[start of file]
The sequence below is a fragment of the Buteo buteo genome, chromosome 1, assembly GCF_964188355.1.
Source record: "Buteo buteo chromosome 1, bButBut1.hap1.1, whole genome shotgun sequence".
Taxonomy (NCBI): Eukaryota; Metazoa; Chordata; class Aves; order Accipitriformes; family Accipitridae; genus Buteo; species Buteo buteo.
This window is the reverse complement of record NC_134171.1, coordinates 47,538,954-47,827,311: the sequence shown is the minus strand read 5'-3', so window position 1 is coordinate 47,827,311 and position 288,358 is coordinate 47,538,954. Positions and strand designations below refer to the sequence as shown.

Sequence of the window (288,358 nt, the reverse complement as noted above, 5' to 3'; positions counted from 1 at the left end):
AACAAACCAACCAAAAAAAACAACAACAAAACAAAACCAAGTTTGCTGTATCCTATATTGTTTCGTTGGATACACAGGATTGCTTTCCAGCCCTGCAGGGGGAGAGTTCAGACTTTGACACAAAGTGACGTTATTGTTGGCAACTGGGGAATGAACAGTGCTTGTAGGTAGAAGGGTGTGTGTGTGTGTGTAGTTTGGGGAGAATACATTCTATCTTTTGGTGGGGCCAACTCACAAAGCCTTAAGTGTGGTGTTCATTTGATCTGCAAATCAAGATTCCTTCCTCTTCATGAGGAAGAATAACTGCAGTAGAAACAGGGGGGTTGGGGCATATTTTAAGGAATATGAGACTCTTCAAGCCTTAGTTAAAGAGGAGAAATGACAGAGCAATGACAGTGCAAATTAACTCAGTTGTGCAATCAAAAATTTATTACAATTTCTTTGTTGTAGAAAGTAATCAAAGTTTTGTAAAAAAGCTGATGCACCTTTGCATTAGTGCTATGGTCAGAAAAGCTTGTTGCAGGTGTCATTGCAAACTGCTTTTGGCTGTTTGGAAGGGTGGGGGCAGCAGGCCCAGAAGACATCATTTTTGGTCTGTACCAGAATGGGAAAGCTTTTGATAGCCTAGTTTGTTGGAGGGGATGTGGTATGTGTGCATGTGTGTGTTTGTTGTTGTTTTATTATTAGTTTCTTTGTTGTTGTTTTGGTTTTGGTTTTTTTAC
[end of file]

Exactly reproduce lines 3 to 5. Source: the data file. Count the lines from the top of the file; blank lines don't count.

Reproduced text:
Taxonomy (NCBI): Eukaryota; Metazoa; Chordata; class Aves; order Accipitriformes; family Accipitridae; genus Buteo; species Buteo buteo.
This window is the reverse complement of record NC_134171.1, coordinates 47,538,954-47,827,311: the sequence shown is the minus strand read 5'-3', so window position 1 is coordinate 47,827,311 and position 288,358 is coordinate 47,538,954. Positions and strand designations below refer to the sequence as shown.

Sequence of the window (288,358 nt, the reverse complement as noted above, 5' to 3'; positions counted from 1 at the left end):